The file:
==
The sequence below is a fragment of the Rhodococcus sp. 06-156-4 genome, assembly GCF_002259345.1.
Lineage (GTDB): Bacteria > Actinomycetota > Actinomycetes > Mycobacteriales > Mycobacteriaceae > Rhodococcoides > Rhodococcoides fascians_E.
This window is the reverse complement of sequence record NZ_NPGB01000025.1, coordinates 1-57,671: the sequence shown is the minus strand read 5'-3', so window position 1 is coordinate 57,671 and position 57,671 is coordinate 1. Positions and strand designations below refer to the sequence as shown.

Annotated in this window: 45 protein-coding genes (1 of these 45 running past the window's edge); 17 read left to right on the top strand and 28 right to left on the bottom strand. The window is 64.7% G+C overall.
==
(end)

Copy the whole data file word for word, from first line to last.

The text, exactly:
The sequence below is a fragment of the Rhodococcus sp. 06-156-4 genome, assembly GCF_002259345.1.
Lineage (GTDB): Bacteria > Actinomycetota > Actinomycetes > Mycobacteriales > Mycobacteriaceae > Rhodococcoides > Rhodococcoides fascians_E.
This window is the reverse complement of sequence record NZ_NPGB01000025.1, coordinates 1-57,671: the sequence shown is the minus strand read 5'-3', so window position 1 is coordinate 57,671 and position 57,671 is coordinate 1. Positions and strand designations below refer to the sequence as shown.

Annotated in this window: 45 protein-coding genes (1 of these 45 running past the window's edge); 17 read left to right on the top strand and 28 right to left on the bottom strand. The window is 64.7% G+C overall.